This summer I spent a lot of time interviewing the self-proclaimed big data leaders at a wide range of midmarket and enterprise companies. These are the people charged with defining their organizations' big data strategies and new initiatives. First, let me say these are not dummies. No one gets put in the driver's seat for these projects without knowing a lot about technology and business both.
What was a little surprising was the spectrum of views on big data. Many saw it as a chance to upgrade and modernize their server, network, and storage infrastructure. Some were focused on integration of new internal and external data sources to traditional analytics activities. A few were putting a new label of "big data machine" on their biggest, shiniest rack in the data center. More than a couple wanted to wholescale adopt new data platforms such as Hadoop and NoSQL databases. One sheepishly suggested he'd do whatever his data warehouse vendor recommended, figuring they must be the experts. Most were on a headhunt for the perfect unicorn, err, data scientist.
What most of these clever people had in common was a shared view that big data is far more than the sum of its (many) moving parts. To get their companies really on board and really benefitting from the efforts, almost all felt they had to show the value. While there is an intrinsic, almost fanatic belief that big data will pay off, it has to pay every time for every player. From the board room to the meeting room, everyone wanted more of their employees to embrace the data in making business decisions. The scientific method of hypothesis, collect data, test assumptions, calculate results, interpret, and report findings has never been more popular.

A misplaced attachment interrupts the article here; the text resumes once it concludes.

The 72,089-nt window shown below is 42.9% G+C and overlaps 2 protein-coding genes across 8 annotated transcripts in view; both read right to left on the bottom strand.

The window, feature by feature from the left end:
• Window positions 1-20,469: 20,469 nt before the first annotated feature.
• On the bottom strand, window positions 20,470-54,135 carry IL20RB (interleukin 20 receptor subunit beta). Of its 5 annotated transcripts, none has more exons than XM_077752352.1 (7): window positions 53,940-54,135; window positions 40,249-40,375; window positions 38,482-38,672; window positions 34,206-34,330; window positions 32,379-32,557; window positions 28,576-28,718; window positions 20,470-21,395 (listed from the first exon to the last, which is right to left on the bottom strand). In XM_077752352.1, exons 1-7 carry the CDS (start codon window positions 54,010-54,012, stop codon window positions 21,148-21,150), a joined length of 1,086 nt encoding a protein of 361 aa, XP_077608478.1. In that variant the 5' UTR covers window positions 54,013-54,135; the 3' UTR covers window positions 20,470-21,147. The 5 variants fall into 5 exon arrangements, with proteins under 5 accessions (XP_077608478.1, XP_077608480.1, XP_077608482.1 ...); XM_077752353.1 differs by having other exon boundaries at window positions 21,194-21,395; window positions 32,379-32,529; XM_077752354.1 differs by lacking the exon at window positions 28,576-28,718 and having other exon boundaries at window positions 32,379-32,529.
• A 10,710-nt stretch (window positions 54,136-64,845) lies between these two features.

Yet this can contradict the "cult of personality" in many companies. A lot of institutions are still top-down, vision-led hierachies. Big data can and should influence the executive's strategic plans, but it will also usher in a golden data-driven meritocracy (datatocracy!) where the plan is fact-based, not employee title-based. This will be a big change for many corporate cultures, and should be as much of the initiative as any piece of technology. I predict that the vendors that help their customers succeed in transformation of business behavior will also prevail in market share.